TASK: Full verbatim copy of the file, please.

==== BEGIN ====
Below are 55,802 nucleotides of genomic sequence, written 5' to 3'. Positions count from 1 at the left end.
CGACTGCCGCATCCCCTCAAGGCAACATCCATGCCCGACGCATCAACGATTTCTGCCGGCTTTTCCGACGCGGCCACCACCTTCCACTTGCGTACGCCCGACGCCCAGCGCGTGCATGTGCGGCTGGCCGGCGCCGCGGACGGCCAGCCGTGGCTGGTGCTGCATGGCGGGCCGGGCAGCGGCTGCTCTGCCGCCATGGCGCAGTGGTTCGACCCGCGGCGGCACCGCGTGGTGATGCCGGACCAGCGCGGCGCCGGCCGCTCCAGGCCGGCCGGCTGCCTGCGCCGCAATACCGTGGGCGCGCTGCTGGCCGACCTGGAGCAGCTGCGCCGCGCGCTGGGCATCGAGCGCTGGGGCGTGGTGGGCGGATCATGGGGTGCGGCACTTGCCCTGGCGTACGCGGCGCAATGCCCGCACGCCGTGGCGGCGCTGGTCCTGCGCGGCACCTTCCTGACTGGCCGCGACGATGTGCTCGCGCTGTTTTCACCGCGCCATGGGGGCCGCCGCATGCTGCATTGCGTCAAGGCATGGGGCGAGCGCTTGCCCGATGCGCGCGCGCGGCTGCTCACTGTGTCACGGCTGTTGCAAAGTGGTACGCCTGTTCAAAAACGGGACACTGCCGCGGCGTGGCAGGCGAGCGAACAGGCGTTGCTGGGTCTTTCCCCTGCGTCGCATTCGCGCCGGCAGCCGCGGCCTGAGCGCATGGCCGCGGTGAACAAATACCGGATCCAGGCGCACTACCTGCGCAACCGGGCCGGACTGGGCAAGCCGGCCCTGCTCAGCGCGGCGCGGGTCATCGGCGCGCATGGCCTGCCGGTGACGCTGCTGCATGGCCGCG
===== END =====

Below are 55,802 nucleotides of genomic sequence, written 5' to 3'. Positions count from 1 at the left end.
CGACTGCCGCATCCCCTCAAGGCAACATCCATGCCCGACGCATCAACGATTTCTGCCGGCTTTTCCGACGCGGCCACCACCTTCCACTTGCGTACGCCCGACGCCCAGCGCGTGCATGTGCGGCTGGCCGGCGCCGCGGACGGCCAGCCGTGGCTGGTGCTGCATGGCGGGCCGGGCAGCGGCTGCTCTGCCGCCATGGCGCAGTGGTTCGACCCGCGGCGGCACCGCGTGGTGATGCCGGACCAGCGCGGCGCCGGCCGCTCCAGGCCGGCCGGCTGCCTGCGCCGCAATACCGTGGGCGCGCTGCTGGCCGACCTGGAGCAGCTGCGCCGCGCGCTGGGCATCGAGCGCTGGGGCGTGGTGGGCGGATCATGGGGTGCGGCACTTGCCCTGGCGTACGCGGCGCAATGCCCGCACGCCGTGGCGGCGCTGGTCCTGCGCGGCACCTTCCTGACTGGCCGCGACGATGTGCTCGCGCTGTTTTCACCGCGCCATGGGGGCCGCCGCATGCTGCATTGCGTCAAGGCATGGGGCGAGCGCTTGCCCGATGCGCGCGCGCGGCTGCTCACTGTGTCACGGCTGTTGCAAAGTGGTACGCCTGTTCAAAAACGGGACACTGCCGCGGCGTGGCAGGCGAGCGAACAGGCGTTGCTGGGTCTTTCCCCTGCGTCGCATTCGCGCCGGCAGCCGCGGCCTGAGCGCATGGCCGCGGTGAACAAATACCGGATCCAGGCGCACTACCTGCGCAACCGGGCCGGACTGGGCAAGCCGGCCCTGCTCAGCGCGGCGCGGGTCATCGGCGCGCATGGCCTGCCGGTGACGCTGCTGCATGGCCGCG